ALERT: Saturday, May 26th, is the second and FINAL day of this show. The exhibit will be open from 1:00 to 5:00 pm. The music performance starts at 3:00 pm sharp.
The Artist in Residence program at the San Francisco Dump hit a peak this weekend with an exhibit of sculpture by artist Ellen Babcock and performances of a musical work by composer Nathaniel Stookey. In accord with the recycling premise of the program, Babcock and Stookey created their works using materials that ended up at the dump.
Stookey created a short three-movement composition for a battery of sound-makers including, pipes, the spokes of a bicycle, oil drums, a car bumper, metal trays, and many other objects. This intricate but zesty piece was well performed by the percussion section of the SF Symphony Youth Orchestra, joined by a musician who plays the saw. Even the children in the audience paid rapt attention.
The sculptures in Babcock’s exhibit are the happy result of explorations she began a couple of years ago. What started out as a fairly literal simulation of smallish rock specimens has now evolved into a far more complex game that has an assertive scale. I have not yet decoded the results in much depth, but will report my initial impressions. In addition to her rocks and crystals, Babcock has created simulations, I gather, of artworks from a traditional museum. Many of these objects look destroyed. They seem to have passed through a cataclysm that has given them a new type of expressiveness. Babcock has worked with mundane materials for a long time, but the materials used in this show are a step down. In this abject context, Styrofoam seems like a snooty material. Paradoxically, this plunge has released a surge of creativity. I found the work perversely exhilarating.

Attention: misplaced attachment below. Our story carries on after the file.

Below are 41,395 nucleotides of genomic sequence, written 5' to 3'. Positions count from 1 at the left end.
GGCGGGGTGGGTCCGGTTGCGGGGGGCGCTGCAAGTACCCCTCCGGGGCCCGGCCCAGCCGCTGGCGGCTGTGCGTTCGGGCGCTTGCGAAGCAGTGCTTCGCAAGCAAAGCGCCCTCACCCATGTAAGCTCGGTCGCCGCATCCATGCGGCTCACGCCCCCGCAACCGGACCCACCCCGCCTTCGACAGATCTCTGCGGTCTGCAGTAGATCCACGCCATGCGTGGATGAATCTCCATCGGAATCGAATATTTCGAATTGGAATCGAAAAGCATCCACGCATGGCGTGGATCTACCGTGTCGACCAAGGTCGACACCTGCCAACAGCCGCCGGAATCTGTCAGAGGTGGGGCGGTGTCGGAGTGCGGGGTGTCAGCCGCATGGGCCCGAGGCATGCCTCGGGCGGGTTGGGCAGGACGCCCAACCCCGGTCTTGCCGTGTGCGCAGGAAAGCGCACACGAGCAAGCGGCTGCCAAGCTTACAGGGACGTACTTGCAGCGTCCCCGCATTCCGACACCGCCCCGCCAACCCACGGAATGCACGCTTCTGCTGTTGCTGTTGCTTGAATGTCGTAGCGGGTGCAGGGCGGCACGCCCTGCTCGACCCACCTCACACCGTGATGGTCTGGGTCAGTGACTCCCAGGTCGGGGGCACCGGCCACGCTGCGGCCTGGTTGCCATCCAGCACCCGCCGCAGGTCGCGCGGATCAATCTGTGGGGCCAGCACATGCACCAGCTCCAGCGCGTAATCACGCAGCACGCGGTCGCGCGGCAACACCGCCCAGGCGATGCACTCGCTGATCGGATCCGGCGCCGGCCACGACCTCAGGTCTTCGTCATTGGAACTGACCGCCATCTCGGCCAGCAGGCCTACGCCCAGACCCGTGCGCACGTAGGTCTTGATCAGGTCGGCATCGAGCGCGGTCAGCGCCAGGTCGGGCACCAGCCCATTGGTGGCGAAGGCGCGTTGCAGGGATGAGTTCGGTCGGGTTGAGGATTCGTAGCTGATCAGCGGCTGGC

See above and below for images of several sculptures in the show.
The SF Dump is a short drive from the center of San Francisco. For directions, consult the SF Dump's Artist in Residence website.